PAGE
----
FBI agent Jay Sutherland is visiting a friend in a small mountain town when free spirit Lark asks for help with her injured dog. He is instantly enamored with her, and their one night stand stays with him far into the next morning, though Lark is long gone. When his partner realizes that she is the daughter of The Highwayman, Jay refuses to believe Lark is anything like her father.

What happens when she stops running…

When a trail of dead bodies follows Lark on her cross-country drive, the FBI believes she’s the killer. How can the sweet woman who rescues injured animals and makes him feel things he hasn’t felt in years be a murderer? The bodies don’t lie. Jay knows there’s more at play. If he’s wrong, and Lark is as much a monster as her father, he may be the next target…

Sunshiney heroine, gruff hero, one night stand leads to more…

Tuesday, May 23, 2023


by Judy Ann Davis

Writers like all people have fears and doubts. Maybe it's because of the creative process involved with writing, but maybe it’s because writers tend to be a little more passionate, a little more emotional, and a little more sensitive than most people.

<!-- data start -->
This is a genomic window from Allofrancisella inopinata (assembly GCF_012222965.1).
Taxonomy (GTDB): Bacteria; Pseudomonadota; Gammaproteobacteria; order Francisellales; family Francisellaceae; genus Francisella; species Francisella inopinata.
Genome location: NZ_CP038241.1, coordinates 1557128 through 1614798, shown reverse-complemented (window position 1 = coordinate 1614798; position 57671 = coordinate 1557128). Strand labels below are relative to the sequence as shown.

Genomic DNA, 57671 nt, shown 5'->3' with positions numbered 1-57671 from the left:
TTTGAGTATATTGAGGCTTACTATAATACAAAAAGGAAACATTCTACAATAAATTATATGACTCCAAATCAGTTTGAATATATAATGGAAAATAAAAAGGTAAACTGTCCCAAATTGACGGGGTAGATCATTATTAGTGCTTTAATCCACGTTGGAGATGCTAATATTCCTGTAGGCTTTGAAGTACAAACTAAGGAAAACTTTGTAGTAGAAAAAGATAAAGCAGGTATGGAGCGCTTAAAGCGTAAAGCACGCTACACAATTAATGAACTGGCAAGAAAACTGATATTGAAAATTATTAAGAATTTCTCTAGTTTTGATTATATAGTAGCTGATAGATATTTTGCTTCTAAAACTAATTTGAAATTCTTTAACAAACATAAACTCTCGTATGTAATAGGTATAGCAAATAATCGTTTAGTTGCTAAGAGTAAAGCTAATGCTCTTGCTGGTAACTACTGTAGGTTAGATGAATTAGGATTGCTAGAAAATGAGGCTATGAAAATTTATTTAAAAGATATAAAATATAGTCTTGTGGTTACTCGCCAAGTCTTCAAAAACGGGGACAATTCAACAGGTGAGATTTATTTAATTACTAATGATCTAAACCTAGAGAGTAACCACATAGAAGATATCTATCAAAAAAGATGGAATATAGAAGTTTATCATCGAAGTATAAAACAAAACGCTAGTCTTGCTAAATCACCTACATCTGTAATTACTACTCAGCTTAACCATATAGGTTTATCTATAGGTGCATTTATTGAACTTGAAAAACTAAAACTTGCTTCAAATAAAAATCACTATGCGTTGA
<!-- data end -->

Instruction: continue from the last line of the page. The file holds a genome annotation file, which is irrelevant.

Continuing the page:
Most of our anxieties and worries begin with the “What if. . .?” What if I can’t write the next chapter? What if I can’t finish this novel? What if I get writer’s block? What if I’m not able to edit the manuscript correctly? What if I’m not creative? What if my critique partner or group hates it? What if the readers don’t like it? What if I can’t get it published?

Amid all these distracting worries, depression takes hold, often preventing us from doing our best—and our biggest fear actually becomes self-fulfilling, and we do nothing.

How do we break the cycle?

ANALYZE -- First, ask yourself: Are my fears rational? How many of my past fears have come true? What was my biggest fear this time last week, last month, last year? What is the worst thing that can happen? The answers will help you put your fears in perspective.